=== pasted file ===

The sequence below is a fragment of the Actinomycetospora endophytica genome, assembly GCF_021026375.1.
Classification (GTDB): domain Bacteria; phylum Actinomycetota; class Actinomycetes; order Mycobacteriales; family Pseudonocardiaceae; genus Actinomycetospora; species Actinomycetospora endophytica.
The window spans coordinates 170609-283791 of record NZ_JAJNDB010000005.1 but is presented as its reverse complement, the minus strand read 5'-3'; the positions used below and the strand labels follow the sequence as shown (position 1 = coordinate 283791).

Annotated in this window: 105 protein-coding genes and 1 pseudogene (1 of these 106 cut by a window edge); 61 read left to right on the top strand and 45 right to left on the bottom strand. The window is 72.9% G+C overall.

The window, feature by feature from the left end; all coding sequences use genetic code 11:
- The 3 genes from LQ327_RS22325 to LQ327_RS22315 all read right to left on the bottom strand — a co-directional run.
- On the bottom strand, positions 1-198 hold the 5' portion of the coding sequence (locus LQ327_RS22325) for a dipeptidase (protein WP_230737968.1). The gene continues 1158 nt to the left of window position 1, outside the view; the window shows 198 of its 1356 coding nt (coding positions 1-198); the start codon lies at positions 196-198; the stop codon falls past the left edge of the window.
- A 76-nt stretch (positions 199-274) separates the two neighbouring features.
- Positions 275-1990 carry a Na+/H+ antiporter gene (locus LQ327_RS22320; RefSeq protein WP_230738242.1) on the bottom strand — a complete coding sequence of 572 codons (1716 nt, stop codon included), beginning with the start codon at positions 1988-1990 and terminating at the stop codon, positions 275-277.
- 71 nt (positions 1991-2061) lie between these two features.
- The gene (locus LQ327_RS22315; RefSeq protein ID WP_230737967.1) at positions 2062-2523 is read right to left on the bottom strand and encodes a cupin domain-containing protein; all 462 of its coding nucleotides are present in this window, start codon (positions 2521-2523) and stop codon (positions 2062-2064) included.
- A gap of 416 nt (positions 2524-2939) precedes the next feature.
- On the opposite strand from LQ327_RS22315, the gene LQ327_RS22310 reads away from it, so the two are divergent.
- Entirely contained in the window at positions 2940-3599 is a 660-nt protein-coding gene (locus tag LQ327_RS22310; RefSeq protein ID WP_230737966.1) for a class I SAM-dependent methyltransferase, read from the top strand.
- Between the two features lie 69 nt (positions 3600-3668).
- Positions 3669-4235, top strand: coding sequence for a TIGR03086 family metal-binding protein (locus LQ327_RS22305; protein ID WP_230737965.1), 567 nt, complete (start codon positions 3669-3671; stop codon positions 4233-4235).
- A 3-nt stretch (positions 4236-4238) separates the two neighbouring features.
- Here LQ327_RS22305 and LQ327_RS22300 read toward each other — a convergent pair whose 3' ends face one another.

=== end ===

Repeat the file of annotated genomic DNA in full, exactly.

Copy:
The sequence below is a fragment of the Actinomycetospora endophytica genome, assembly GCF_021026375.1.
Classification (GTDB): domain Bacteria; phylum Actinomycetota; class Actinomycetes; order Mycobacteriales; family Pseudonocardiaceae; genus Actinomycetospora; species Actinomycetospora endophytica.
The window spans coordinates 170609-283791 of record NZ_JAJNDB010000005.1 but is presented as its reverse complement, the minus strand read 5'-3'; the positions used below and the strand labels follow the sequence as shown (position 1 = coordinate 283791).

Annotated in this window: 105 protein-coding genes and 1 pseudogene (1 of these 106 cut by a window edge); 61 read left to right on the top strand and 45 right to left on the bottom strand. The window is 72.9% G+C overall.

The window, feature by feature from the left end; all coding sequences use genetic code 11:
- The 3 genes from LQ327_RS22325 to LQ327_RS22315 all read right to left on the bottom strand — a co-directional run.
- On the bottom strand, positions 1-198 hold the 5' portion of the coding sequence (locus LQ327_RS22325) for a dipeptidase (protein WP_230737968.1). The gene continues 1158 nt to the left of window position 1, outside the view; the window shows 198 of its 1356 coding nt (coding positions 1-198); the start codon lies at positions 196-198; the stop codon falls past the left edge of the window.
- A 76-nt stretch (positions 199-274) separates the two neighbouring features.
- Positions 275-1990 carry a Na+/H+ antiporter gene (locus LQ327_RS22320; RefSeq protein WP_230738242.1) on the bottom strand — a complete coding sequence of 572 codons (1716 nt, stop codon included), beginning with the start codon at positions 1988-1990 and terminating at the stop codon, positions 275-277.
- 71 nt (positions 1991-2061) lie between these two features.
- The gene (locus LQ327_RS22315; RefSeq protein ID WP_230737967.1) at positions 2062-2523 is read right to left on the bottom strand and encodes a cupin domain-containing protein; all 462 of its coding nucleotides are present in this window, start codon (positions 2521-2523) and stop codon (positions 2062-2064) included.
- A gap of 416 nt (positions 2524-2939) precedes the next feature.
- On the opposite strand from LQ327_RS22315, the gene LQ327_RS22310 reads away from it, so the two are divergent.
- Entirely contained in the window at positions 2940-3599 is a 660-nt protein-coding gene (locus tag LQ327_RS22310; RefSeq protein ID WP_230737966.1) for a class I SAM-dependent methyltransferase, read from the top strand.
- Between the two features lie 69 nt (positions 3600-3668).
- Positions 3669-4235, top strand: coding sequence for a TIGR03086 family metal-binding protein (locus LQ327_RS22305; protein ID WP_230737965.1), 567 nt, complete (start codon positions 3669-3671; stop codon positions 4233-4235).
- A 3-nt stretch (positions 4236-4238) separates the two neighbouring features.
- Here LQ327_RS22305 and LQ327_RS22300 read toward each other — a convergent pair whose 3' ends face one another.